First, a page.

Castonguay has conducted festival choirs throughout the United States and has presented workshops for the American Choral Directors Association and the Music Educators National Conference. Educated at the University of Connecticut and continuing with doctoral studies at the University of Illinois Castonguay held faculty positions at Bemidji State University (Minnesota), the University of Connecticut and Spaulding High School in Barre, Vermont. Castonguay’s choirs have toured Russia, Israel and most of Europe. Castonguay continues to serve as a juror and master class clinician for three international choral competitions: Christmas in Russia held in Ekaterinburg, Russia and the Martinu Festival in Pardubice, Czech Republic and the Cornwall International Male Choir Festival in Truro, United Kingdom. Castonguay returned to Russia in September of 2010 on a U.S. State Department Fulbright and McGlothlen Foundation grant presenting master classes and public concerts with university and professional choirs in the cities of Ryazan, Izhevsk, and Ekaterinburg. Professor Castonguay is also a soloist in recital and oratorio performing annual recitals of art songs. He studied voice and vocal literature in private lessons with distinguished American singers Blake Stern and William Warfield, as well as master classes with international singing stars EllyAmeling, Arleen Auger and Sherrill Milnes. Castonguay has a strong interest in contemporary music. He has premiered works by Milton Babbitt, Ned Rorem and Charles Whittenberg. Castonguay has also been selected to appear as a member of the Robert Shaw Festival Singers. Castonguay performs solo voice recitals and presents master classes in vocal technique, solo vocal literature and song interpretation.

Dr. Robert Glarner is currently an associate professor of music theory at Radford University. He teaches courses in undergraduate theory, aural skills, and composition. He is also an active organ recitalist and composer. Dr. Glarner has taught at Central Connecticut State University, University of Texas - El Paso, Middlebury College, SUNY-Albany, and Williams College. Dr. Glarner received his Ph.D. in Music Theory from the University of Arizona, a Master's in Theory and Composition from the University of Wyoming, and a Bachelor's of Music in Dalcroze Eurhythmics from the Cleveland Institute of Music.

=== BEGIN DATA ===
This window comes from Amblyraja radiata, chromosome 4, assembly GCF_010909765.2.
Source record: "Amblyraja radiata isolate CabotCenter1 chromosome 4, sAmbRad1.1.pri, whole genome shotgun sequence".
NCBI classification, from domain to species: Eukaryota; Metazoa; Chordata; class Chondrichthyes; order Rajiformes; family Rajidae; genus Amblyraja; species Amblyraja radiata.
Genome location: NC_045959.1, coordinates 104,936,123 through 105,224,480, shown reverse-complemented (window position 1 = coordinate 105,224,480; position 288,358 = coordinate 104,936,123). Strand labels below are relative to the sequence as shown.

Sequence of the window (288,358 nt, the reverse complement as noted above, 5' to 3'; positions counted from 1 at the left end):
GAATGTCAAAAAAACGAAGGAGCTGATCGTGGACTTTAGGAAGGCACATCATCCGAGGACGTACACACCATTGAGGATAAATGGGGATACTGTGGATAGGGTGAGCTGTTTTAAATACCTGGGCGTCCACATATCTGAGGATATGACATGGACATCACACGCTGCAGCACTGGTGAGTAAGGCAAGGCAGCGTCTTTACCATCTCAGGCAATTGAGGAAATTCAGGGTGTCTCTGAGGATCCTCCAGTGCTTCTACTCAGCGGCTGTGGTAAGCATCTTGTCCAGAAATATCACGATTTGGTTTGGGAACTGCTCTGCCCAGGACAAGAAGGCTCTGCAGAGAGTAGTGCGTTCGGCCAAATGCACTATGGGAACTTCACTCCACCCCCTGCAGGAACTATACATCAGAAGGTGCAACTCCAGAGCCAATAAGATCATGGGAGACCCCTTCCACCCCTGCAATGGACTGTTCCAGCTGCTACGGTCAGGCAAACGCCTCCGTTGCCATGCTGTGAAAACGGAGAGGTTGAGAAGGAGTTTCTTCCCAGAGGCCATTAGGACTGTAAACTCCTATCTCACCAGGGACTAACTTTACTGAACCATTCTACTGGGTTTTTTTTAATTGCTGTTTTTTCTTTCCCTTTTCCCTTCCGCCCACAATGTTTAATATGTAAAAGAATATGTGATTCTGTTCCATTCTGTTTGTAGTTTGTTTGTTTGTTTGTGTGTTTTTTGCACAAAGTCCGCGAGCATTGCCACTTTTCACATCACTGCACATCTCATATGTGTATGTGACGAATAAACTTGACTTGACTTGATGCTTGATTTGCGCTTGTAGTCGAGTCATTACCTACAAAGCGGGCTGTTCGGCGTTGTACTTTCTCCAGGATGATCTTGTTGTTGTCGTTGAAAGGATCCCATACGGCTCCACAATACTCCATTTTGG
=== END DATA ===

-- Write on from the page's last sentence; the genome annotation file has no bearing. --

Humanities

Dr. Ted McKosky retired from Radford University in 2010 after 27 years of teaching. During his time there, he taught radio, sound design and cinema. He served as the coordinator of the cinematic arts component of the Department of Theatre and Cinema.

Dr. McKosky was a presenter/discussant at the Virginia Film Festivals in Charlottesville, Virginia, and created cinema symposiums for Radford University and the New River Valley. He covered all manner of moving-picture-related topics, from Ballyhoo to the Marx Brothers and everything in between. He brings his life-long love of motion pictures, radio, reading and gadgets to play in his teaching, design and free time.

Dr. Paul Thomas, is Associate Professor of Religious Studies in the Department of Philosophy and Religious Studies. In addition to introductory courses in religious studies he teaches courses on Hebrew Bible and New Testament. He earned his interdisciplinary Ph.D. at the University of Missouri-Kansas City where he specialized in religious studies and history while writing a dissertation on giants in the Hebrew Bible. He has taught courses at Radford University on monsters in religion. He knows what hides in your closet.

Dr. Erin Webster-Garrett, a native of Roanoke, Virginia, received her doctorate in literary studies from the University of Denver in 2001. Her dissertation, which was published by Mellen Press in 2007, focuses on Mary Shelley, author of Frankenstein, and Shelley’s struggle as a late Romantic writer to reconcile her professional ambitions with her private roles of daughter, wife and mother. This struggle is one that Dr. Webster-Garrett can relate to in particular as the mother of two precocious children and an aspiring scholar and writer.